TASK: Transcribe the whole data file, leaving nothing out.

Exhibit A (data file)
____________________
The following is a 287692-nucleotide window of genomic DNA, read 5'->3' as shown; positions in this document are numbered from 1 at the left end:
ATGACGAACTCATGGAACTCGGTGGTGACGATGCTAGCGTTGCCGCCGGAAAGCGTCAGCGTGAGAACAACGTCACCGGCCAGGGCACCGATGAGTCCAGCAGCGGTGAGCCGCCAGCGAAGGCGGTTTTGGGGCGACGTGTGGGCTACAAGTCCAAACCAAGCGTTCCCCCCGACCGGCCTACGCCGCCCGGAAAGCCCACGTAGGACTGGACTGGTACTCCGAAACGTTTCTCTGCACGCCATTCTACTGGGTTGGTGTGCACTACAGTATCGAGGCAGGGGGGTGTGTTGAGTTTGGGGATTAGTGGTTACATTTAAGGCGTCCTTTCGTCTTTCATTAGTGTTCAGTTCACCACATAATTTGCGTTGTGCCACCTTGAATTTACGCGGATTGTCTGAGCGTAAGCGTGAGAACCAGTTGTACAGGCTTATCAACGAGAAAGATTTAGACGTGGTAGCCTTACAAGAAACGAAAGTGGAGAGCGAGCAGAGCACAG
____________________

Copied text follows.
The following is a 287692-nucleotide window of genomic DNA, read 5'->3' as shown; positions in this document are numbered from 1 at the left end:
ATGACGAACTCATGGAACTCGGTGGTGACGATGCTAGCGTTGCCGCCGGAAAGCGTCAGCGTGAGAACAACGTCACCGGCCAGGGCACCGATGAGTCCAGCAGCGGTGAGCCGCCAGCGAAGGCGGTTTTGGGGCGACGTGTGGGCTACAAGTCCAAACCAAGCGTTCCCCCCGACCGGCCTACGCCGCCCGGAAAGCCCACGTAGGACTGGACTGGTACTCCGAAACGTTTCTCTGCACGCCATTCTACTGGGTTGGTGTGCACTACAGTATCGAGGCAGGGGGGTGTGTTGAGTTTGGGGATTAGTGGTTACATTTAAGGCGTCCTTTCGTCTTTCATTAGTGTTCAGTTCACCACATAATTTGCGTTGTGCCACCTTGAATTTACGCGGATTGTCTGAGCGTAAGCGTGAGAACCAGTTGTACAGGCTTATCAACGAGAAAGATTTAGACGTGGTAGCCTTACAAGAAACGAAAGTGGAGAGCGAGCAGAGCACAG